The platform also provides additional tools and reports that enable teachers to have better insights into students’ progress and enable students to manage their day more effectively.

TotalView

TotalView is our proprietary student information system. TotalView is integrated with the OLS, the Desire2Learn system, and several other proprietary systems including our online enrollment system that allows parents to complete school enrollment forms online and our Order Management System that generates orders for learning kits and computers to be delivered to students. TotalView stores student specific data and is used for a variety of functions, including enrolling students in courses, assigning progress marks and grades, tracking student demographic data, and generating student transcripts. The TotalView suite of online applications provides administrators, teachers, parents and students a unified view of student attendance, communications, and learning kit shipment tracking.

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TotalView also includes an enrollment processing and tracking tool that allows us to closely monitor and manage the enrollment process for new students. Over the past several years, we have enhanced TotalView with additional functionality to better support the operation of the virtual and blended public schools.

PEAK

Institutional business offers an innovative platform called PEAK and the PEAK Library. PEAK is a proprietary software system designed to centrally manage in a single‑user interface multiple, independent online school‑based functions. Schools can enroll and activate students, assign courses and teachers, and then manage the learning experience with easy to use reporting and analytics on student progress. In addition, through the PEAK Library, teachers can build and modify assignments, assessments and courses and can augment classroom instruction and develop lessons for sharing across the school district. PEAK also has the capability to support other third‑party solutions, open educational resources and district and teacher‑created content. In fiscal year 2017, PEAK served nearly 900 school districts and school partners and nearly 400,000 students. As more districts adopt online learning, they are demanding more control and flexibility in managing their programs. PEAK provides extensive capabilities for districts wanting to operate multiple solutions or catalogs from a single application and offers rich personalization features that can be managed at the district, school or teacher level.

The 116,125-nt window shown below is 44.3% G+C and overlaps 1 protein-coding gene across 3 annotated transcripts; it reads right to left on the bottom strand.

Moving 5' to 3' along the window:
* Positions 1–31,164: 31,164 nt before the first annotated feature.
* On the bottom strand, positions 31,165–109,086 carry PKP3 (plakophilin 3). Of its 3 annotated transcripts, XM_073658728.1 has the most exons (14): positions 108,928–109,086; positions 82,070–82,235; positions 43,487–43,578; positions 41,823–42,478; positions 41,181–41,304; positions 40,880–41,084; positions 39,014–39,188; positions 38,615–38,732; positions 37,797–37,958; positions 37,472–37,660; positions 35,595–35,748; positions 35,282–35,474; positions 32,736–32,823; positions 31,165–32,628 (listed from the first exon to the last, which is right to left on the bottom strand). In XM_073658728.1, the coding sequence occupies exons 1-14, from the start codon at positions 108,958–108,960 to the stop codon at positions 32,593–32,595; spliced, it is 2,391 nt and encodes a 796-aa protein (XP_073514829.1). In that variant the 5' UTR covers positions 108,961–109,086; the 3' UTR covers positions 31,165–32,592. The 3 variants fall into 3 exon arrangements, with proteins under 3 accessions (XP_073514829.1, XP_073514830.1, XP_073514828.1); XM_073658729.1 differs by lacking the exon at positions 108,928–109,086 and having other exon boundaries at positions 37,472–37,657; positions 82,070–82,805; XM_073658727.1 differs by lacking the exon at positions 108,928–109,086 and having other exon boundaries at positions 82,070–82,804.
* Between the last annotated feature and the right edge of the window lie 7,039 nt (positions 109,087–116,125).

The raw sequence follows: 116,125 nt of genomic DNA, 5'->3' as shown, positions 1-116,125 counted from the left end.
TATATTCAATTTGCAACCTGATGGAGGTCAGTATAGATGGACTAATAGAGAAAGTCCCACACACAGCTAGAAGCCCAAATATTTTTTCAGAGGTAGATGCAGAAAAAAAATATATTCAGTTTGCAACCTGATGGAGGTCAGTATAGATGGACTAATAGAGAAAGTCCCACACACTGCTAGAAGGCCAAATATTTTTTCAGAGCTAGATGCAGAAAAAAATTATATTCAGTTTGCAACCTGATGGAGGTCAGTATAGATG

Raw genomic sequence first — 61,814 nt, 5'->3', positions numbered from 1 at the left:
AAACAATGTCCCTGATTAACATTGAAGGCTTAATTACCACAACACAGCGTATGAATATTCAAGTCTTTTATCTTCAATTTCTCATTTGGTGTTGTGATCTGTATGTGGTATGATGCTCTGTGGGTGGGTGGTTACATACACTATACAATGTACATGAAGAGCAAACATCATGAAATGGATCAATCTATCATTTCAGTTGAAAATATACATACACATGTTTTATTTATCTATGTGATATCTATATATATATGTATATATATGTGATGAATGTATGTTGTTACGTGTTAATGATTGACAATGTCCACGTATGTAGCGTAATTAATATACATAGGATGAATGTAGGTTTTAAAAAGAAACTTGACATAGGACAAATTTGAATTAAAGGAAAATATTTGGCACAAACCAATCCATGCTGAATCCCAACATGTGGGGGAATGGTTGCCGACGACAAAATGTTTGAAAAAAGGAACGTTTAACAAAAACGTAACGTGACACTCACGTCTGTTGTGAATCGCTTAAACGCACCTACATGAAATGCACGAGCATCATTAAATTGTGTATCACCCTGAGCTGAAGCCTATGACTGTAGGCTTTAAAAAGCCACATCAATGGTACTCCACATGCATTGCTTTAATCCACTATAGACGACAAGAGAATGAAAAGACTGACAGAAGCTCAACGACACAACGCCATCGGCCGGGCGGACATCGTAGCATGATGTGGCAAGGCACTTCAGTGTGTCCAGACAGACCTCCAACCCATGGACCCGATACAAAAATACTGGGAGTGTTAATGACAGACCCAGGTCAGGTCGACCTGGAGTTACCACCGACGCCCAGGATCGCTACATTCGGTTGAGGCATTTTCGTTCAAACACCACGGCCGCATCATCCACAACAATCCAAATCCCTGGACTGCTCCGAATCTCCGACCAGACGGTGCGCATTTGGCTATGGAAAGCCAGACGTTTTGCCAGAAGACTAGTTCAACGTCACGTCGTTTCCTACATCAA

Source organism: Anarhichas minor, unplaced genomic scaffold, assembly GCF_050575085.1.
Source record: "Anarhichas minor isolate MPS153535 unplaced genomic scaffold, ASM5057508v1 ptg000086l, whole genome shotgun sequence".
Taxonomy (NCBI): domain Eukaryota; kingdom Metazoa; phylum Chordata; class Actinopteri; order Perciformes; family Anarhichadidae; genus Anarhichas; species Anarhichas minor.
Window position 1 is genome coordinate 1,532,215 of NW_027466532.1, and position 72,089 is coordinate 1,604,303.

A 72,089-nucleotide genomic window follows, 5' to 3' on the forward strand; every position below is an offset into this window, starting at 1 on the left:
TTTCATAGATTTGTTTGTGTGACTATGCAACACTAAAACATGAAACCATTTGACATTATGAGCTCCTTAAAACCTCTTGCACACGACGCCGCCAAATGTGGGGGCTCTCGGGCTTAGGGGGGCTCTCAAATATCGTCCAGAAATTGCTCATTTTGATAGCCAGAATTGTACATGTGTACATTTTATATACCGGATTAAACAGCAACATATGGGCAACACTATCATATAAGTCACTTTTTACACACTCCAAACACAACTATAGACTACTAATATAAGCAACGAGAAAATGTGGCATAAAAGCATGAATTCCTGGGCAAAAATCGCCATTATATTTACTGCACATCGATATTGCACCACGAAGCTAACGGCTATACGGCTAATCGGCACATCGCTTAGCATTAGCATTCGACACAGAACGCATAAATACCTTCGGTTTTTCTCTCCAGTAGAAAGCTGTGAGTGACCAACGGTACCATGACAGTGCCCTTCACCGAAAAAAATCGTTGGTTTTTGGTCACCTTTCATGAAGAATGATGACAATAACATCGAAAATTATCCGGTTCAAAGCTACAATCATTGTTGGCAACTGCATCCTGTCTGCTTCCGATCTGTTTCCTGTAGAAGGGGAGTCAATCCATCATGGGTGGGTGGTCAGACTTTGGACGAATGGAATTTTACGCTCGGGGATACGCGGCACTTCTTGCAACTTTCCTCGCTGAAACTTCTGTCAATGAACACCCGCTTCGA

Our Services

We offer a comprehensive suite of services to students and their families as well as directly to virtual and blended public schools, traditional schools and school districts. Our services can be categorized broadly into: academic support services; and management and technology services.

Academic Support Services

Teachers and Related Services.  Teachers are critical to students’ educational success. Many teachers in the virtual and blended public schools that we manage are employed by the school, with the ultimate authority over these teachers residing with the school’s governing body, including final hiring and termination decisions. As part of our service agreements, we typically are engaged to recruit, train and provide management support for these school‑employed teachers. For our Institutional business customers, we provide instructors as needed using our staff of state‑certified teachers and trainers.

We use a rigorous evaluation process for making teacher hiring recommendations to the schools we manage. We generally recruit teachers who, at a minimum, are state certified and meet each state’s requirements for designation as a “Highly Qualified Teacher.” We also seek to recruit teachers who have the skill set necessary to be successful in a virtual environment. Teaching in a virtual or blended public school is characterized by enhanced one‑on‑one student‑teacher and parent‑teacher interaction, so these teachers must have strong interpersonal communications skills. Additionally, a virtual or blended public school teacher must be creative in finding ways to effectively connect with their students and integrate themselves into the daily lives of the students’ families. We assess these teacher characteristics by requiring teachers to deliver and record a sample lesson on our online platform and answer questions both via video and essay as part of the hiring screening process. Throughout a teacher’s employment in a managed program, we provide tools for teacher management and evaluation.  In most managed public schools, we are also piloting an instructional coaching program, where experienced teachers provide coaching to other teachers to help improve the quality of instruction in the schools.

New teachers participate in our comprehensive training program during which, among other things, they are introduced to our educational philosophy, our curriculum and technology applications, and are provided strategies for communicating and connecting with students and their families in a virtual environment. We also provide ongoing professional development opportunities for teachers so that they may stay abreast of changing educational standards, key learning trends, and sound pedagogical strategies which we believe enhance their teaching abilities and effectiveness.